Past Reviews

Regional Reviews: St. Louis

Spring Awakening
Stray Dog Theatre
Review by Richard T. Green

Also see Richard's reviews of Two Trains Running, Cardenio, Sweet Revenge, and Tuesdays with Morrie

Allison Arana and Riley Dunn
Photo by John Lamb
The time is 1881, the setting a German village. And yet a local band of free-thinking teenagers could be easily transplanted into the sexual politics of today. Act one of Steven Sater and Duncan Sheik's musical, Spring Awakening, runs like a sprawling smorgasbord of youthful lust and torment—until a darker, grander tone takes center stage in act two.

It's another fantastic show directed by Justin Been at Stray Dog Theatre: pounding with life, and in-between the beats, full of keening adolescent anguish. If you had to have something like a musicalization of Rebel Without a Cause, this would be it, except with schoolboys in lederhosen and country girls in homespun, of course.

Riley Dunn becomes the James Dean figure in this admittedly creaky analogy. As Melchior, he's the handsome young rationalist who realizes there's a burning desire for information about sex among his peers that's just not being addressed in this 19th century milieu. And so he sets to work writing his own pamphlet on the subject. His scientific explanations amaze his friend Moritz (the outstandingly angsty Stephen Henley) and appall his elders (the always excellent Ben Ritchie and Jan Niehoff, who each alternate between kindly and stern characters throughout).

Mr. Ritchie and Ms. Niehoff add great underpinnings of old world authority, and even a refined sort of despotism, as they plot to ruin Moritz for his lack of seriousness in school. (Mr. Henley, as their victim, might remind you of Rebel's Sal Mineo in his endlessly interesting anxiety.) The whole mood of voyeurism, as we watch all these teenage libidos at work, changes to one of anguish (and even greater yearning) in the second half. That's also when the adults realize Melchior is linked to a pair of teen suicides which, of course, are even more directly linked to the adults themselves.

Somewhere between the brash, well-harmonized rock, and the beautiful, lingering softer music (and even two or three surprisingly suspenseful, pin-drop silences) this new revival of the 2006 musical fully renews our own long-gone sense of teenage strength and vulnerability. Based on Frank Wedekind's 1891 drama, the original Broadway show won Tonys for Best Musical, Score and Book. And the 2015 version also won a Tony for Best Revival of a Musical.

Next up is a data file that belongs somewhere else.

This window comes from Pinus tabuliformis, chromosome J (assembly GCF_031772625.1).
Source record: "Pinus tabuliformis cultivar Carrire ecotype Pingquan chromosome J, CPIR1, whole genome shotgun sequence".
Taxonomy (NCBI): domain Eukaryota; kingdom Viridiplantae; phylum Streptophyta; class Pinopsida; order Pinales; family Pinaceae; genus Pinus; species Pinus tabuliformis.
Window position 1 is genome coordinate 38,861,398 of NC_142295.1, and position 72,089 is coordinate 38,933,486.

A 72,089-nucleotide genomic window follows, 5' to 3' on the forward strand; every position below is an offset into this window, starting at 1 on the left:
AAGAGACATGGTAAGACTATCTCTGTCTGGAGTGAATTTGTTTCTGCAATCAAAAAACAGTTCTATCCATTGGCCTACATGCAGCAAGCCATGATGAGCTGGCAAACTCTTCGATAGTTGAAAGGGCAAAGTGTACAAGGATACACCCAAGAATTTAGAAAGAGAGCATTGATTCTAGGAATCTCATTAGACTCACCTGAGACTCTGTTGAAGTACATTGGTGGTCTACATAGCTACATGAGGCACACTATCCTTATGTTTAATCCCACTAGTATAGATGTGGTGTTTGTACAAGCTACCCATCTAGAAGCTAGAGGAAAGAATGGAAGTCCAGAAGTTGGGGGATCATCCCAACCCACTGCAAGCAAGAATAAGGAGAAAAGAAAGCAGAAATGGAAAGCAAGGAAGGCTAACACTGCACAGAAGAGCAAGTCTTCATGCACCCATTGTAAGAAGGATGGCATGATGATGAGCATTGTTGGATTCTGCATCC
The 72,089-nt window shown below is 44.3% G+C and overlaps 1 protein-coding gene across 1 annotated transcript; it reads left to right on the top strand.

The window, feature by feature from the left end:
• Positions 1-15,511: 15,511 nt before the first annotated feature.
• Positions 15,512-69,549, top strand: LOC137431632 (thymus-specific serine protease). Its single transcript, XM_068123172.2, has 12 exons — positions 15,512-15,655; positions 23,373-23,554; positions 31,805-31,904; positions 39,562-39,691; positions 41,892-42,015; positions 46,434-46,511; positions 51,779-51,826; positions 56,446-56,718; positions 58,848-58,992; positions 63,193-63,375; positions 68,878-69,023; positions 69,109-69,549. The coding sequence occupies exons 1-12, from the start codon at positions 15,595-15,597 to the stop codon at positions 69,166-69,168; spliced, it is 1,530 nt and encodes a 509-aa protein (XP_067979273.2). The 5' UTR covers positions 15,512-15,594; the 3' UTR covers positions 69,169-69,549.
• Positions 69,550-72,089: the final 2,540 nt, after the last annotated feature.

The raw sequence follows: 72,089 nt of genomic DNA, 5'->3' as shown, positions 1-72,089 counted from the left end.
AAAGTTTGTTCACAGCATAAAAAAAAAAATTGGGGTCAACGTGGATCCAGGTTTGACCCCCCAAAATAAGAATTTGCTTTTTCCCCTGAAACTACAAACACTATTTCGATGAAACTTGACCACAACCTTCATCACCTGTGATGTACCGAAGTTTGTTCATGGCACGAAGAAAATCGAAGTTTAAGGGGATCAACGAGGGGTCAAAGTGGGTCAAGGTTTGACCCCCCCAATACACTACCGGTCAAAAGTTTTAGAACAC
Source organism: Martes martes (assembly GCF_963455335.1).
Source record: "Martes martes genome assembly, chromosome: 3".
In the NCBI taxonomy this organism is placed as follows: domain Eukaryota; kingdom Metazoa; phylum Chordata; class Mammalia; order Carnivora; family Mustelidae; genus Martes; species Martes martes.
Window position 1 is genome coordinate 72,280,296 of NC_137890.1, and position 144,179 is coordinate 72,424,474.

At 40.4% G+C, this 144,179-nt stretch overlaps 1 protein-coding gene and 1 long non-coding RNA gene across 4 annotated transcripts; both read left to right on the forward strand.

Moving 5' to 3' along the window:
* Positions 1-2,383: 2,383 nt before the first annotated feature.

It's the first time I've ever seen Spring Awakening, outside of the popular "Totally Fucked" number (whose refrain is "blah-blah-blah," etc.) which you often hear at "show tunes nights" in bars. And, at last set into context, the act two anthem finally makes sense: generating great excitement with the help of Sam Gaitsch's thundering choreography.

Allison Arana is simple and heartwarming as Wendla, setting the stage for all the strictures and disappointments of girls in the 19th century. The young ladies are schooled separately from the boys and, until everyone starts having sex like mad, there's not much interaction. Angela Bubash returns, after a great appearance as Evelyn Nesbit in Stray Dog's recent production of Ragtime, this time as a vixenish teen; and Brigid Buckley and Dawn Schmid give gripping performances as victims of childhood sexual abuse. Very professional work all around, in a strong cast that also includes the respected young actors Kevin Corpuz and Luke Steingruby.

Stray Dog Theatre's Spring Awakening, through October 21, 2017 at Tower Grove Abbey, 2336 Tennessee Avenue, St. Louis MO. For more information visit

Wendla: Allison Arana
Thea: Angela Bubash
Martha: Brigid Buckley
Ernst/Reinhold: Jackson Buhr
Otto/Ulbert: Kevin Corpuz
Georg/Dieter: Tristan Davis
Melchior: Riley Dunn
Anna: Annie Heartney
Moritz: Stephen Henley
Adult Woman: Jan Niehoff
Adult Man: Ben Ritchie
Dieter: Jacob Schalk
Ilse: Dawn Schmid
Hänschen/Rupert: Luke Steingruby

Artistic Staff
Director: Justin Been
Stage Manager: Robert M. Kapeller
Choreographer: Sam Gaitsch
Music Director: Jennifer Buchheit
Costume Designer: Eileen Engel
Scenic Designer: Robert M. Kapeller
Lighting Designer: Tyler Duenow
Scenic Painter: Miles Bledsoe